Toshiba Corp. said it will have to correct earnings by 152 billion yen ($1.2 billion) from more than six years in Japan’s biggest accounting scandal since $1.7 billion Olympus irregularities in 2011. Toshiba executives have been accused of setting unrealistic profit targets which led to flawed accounting, said a third-party investigation report released on Monday. According to the investigation the irregularities were skillfully hidden from outside observers.
Toshiba president and CEO, Hisao Tanaka and his predecessor, Norio Sasaki were said to have systematically delayed booking losses in order to conceal losses.
Naoki Fujiwara, a Tokyo-based fund manager at Shinkin Asset management Co. said the top management involved in this scandal should be dealt with and management structure renewed accordingly if they want things to return to normal and stakeholders to continue to trust them.
Sasaki with two other top executives just announced their resignation in an extraordinary board meeting going on in Japan.
IBM Second Quarter Earnings (2Q)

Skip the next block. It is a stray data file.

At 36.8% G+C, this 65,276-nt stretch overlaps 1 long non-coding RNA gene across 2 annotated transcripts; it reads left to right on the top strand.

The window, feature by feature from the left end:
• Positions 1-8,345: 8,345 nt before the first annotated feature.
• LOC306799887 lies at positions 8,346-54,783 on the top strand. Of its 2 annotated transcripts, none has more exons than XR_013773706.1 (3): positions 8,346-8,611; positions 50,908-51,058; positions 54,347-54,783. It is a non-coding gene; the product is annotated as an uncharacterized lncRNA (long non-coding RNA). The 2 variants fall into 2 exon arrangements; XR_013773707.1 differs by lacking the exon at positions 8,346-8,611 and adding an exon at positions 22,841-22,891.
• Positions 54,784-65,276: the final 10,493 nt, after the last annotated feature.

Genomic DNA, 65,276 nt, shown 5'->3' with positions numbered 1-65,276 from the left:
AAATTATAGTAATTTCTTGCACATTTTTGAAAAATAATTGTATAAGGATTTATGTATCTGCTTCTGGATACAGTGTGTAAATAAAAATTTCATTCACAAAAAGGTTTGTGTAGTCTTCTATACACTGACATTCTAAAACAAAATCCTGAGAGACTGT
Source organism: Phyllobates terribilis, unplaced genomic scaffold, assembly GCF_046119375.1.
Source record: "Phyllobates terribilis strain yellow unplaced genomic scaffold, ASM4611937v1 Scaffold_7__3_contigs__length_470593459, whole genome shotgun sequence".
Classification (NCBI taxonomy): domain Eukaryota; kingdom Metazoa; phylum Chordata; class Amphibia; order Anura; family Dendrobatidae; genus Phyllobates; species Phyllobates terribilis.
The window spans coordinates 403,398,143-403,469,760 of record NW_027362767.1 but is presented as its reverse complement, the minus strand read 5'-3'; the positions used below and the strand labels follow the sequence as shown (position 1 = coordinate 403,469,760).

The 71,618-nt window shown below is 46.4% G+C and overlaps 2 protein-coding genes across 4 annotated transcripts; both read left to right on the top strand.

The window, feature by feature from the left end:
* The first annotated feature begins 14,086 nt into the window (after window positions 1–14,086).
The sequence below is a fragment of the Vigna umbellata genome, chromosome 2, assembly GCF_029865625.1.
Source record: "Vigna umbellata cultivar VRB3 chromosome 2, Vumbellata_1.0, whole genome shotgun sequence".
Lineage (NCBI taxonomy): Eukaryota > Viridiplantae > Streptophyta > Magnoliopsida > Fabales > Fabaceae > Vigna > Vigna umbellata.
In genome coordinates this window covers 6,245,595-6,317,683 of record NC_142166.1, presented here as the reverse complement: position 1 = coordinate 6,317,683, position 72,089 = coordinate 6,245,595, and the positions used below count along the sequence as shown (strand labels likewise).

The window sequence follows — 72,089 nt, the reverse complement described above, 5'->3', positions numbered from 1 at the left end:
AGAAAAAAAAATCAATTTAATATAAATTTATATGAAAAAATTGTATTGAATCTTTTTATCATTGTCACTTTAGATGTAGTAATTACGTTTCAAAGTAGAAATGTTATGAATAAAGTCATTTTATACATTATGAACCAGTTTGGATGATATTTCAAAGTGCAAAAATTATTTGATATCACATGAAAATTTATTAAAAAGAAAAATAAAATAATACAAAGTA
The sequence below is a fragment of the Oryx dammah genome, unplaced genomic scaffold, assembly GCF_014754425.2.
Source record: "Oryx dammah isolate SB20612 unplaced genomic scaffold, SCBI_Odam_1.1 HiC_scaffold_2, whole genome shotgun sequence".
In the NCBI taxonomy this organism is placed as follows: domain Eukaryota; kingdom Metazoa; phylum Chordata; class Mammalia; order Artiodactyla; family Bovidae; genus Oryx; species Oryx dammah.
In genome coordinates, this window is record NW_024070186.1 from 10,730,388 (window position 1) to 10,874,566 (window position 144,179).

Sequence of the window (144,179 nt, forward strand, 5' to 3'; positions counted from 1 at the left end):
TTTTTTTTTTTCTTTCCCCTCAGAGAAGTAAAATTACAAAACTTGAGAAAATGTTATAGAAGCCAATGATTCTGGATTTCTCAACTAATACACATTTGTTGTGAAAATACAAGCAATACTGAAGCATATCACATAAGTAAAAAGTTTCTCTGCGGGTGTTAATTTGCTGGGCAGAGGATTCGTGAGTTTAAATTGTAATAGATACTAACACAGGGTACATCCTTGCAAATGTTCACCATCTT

IBM second quarter (2Q) missed target, as sales of $20.8 billion missed forecasts of $20.9 billion. Earnings per share (EPS) came in at $3.84, topped $3.78 estimates. The company shares which have rallied 6 percent this month to $1732.22 were down 5 percent after the report was made public. The report marked a 13th consecutive quarter in which the company has failed to meet expected target.
IBM chief financial officer, Martin Schroeter said revenue would have been almost flat without currency impacts, this second quarter revenue would have been down 1 percent without the impact of currencies.
“Higher level of workforce rebalancing” resulting in more jobs cut globally and over $200 million charge taken, is also an increase compared with the rebalancing in the second quarter of last year, said Schroeter.
Apple shares rose 13 percent ahead of its 3 quarter earnings report, the company is expected to announce its earning later today.
Greece pays $.74 billion
Greek made good on its promise, pays $.74B to creditors, though over 35 analysts surveyed by Bloomberg said the crisis has not been averted but maybe back on the table next year. The financial markets to remain closed through Wednesday according to Haratsis, a stock broker in Greece. Greece creditors set August 6 deadline to round off bailout discussion.
Majority of the analysts surveyed said Greece should be safe for the rest of the year while half of them said 86 billion euro ($93 billion) might not be enough after all.